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How Many LSAT Practice Tests Should I Take?

December 11, 2023
4 min read


Reviewed by:

David Merson

Former Head of Pre-Law Office, Northeastern University, & Admissions Officer, Brown University

Reviewed: 12/11/23

How many LSAT practice tests should I take? Figuring this out is an important part of getting ready for the LSAT. Let’s break it down.

Determining the ideal number of practice tests for your study plan ensures that you're using your study time efficiently. This approach helps you pinpoint areas that need work and hone the skills essential for acing the test when the big day arrives. 

It's about striking a balance between practice and skill building, all while tailoring your LSAT study strategy to suit your unique circumstances and goals. So, let's dive into this question. 

How Many LSAT Practice Tests Should I Take?

Your LSAT journey begins with the critical task of understanding the right number of practice tests that will suit your unique needs, goals, and study timeline.

male student writing notes from computer

Customize Your Practice Test Frequency to Align With Your Study Timeline

Getting ready for the LSAT isn't a universal process; it should be adapted to your study schedule and personal requirements. While some might suggest taking many practice tests, it may not be beneficial if it doesn't align with your unique situation.

Consider Your Baseline Score and Target Score

To determine how many LSAT practice tests you need, start with a diagnostic test. It helps you get familiar with the LSAT format, gives you a taste of the real test, and establishes your baseline score.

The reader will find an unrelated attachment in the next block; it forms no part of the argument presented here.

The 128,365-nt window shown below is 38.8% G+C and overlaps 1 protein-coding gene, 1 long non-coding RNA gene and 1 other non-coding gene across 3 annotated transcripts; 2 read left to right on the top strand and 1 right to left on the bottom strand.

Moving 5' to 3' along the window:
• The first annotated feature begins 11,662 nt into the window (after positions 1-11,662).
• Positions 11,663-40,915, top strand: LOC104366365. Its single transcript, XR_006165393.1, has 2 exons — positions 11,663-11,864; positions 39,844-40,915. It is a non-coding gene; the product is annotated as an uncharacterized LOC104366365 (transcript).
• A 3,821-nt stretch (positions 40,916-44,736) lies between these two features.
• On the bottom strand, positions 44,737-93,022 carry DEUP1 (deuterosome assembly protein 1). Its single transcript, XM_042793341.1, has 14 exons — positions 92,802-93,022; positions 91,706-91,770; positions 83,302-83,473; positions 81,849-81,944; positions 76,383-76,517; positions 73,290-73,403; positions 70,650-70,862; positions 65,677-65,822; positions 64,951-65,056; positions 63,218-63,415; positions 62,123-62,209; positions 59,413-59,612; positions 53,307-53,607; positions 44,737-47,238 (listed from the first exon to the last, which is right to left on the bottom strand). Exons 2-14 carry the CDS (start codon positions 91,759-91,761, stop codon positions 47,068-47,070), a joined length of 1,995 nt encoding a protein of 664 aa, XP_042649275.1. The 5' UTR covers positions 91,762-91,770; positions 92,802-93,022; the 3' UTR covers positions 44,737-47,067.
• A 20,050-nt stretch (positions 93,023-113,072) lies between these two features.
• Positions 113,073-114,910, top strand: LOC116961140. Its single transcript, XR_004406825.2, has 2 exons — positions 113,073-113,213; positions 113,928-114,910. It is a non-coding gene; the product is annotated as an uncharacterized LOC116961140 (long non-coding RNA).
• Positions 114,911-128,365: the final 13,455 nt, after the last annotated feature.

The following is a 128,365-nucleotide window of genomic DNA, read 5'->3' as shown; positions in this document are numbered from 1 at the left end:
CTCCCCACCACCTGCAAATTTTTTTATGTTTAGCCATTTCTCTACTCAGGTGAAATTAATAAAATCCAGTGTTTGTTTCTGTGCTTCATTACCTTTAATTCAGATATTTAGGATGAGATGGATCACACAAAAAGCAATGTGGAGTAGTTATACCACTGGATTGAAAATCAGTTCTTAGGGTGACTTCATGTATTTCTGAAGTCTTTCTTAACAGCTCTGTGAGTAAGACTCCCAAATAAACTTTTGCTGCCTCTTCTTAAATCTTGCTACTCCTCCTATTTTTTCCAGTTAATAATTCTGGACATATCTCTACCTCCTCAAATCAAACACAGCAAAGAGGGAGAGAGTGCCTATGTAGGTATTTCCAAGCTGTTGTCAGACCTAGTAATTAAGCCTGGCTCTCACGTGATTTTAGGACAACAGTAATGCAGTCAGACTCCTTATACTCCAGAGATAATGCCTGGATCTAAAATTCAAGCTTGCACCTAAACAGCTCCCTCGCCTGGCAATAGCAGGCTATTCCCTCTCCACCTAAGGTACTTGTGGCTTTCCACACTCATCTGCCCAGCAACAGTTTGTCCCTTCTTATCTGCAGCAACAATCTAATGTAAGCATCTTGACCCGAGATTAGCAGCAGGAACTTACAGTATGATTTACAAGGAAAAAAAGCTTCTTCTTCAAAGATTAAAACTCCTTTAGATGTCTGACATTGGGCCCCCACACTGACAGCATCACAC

Make sure to replicate test conditions with four sections lasting 35 minutes each and a 10-minute break between Sections two and three. Your starting score matters; if you're close to your target, you'll need fewer practice tests, but if you're far off, more practice is necessary.

The Diminishing Returns of Taking Too Many Practice Tests

Taking too many LSAT practice tests, like 30 or 40 in a short span, doesn't automatically guarantee success. In fact, it can have the opposite effect. 

You might hit a plateau, feel mentally drained, and even reinforce incorrect strategies if you're not working on improving your core understanding of the LSAT. It's quality over quantity when it comes to practice tests.

How Do I Determine the Right Number of LSAT Practice Tests for Me?

Trying to nail down the right number of LSAT practice tests? Here are some LSAT tips to help you decide:

  • Wait Before Taking More Tests: After your diagnostic test, resist the urge to rush into more practice tests. Focus on building a strong conceptual understanding of the LSAT, including logical reasoning and game types, through self-study, courses, or tutoring.
  • Get Recent Practice Tests: Acquire recent practice tests, ideally from the past five years. The number of tests you need depends on your available study time and target score. Consider doubling your initial estimate.
  • Customize Your Test Frequency: Until you approach your target score, aim for two to four tests per week. This includes one to two untimed tests for practicing techniques and one to two timed tests to build endurance.
  • Thoroughly Review Each Test: The value of practice tests lies in their review. Identify and analyze your mistakes, flagging questions that took too long to solve. Document every mistake with its type and an explanation.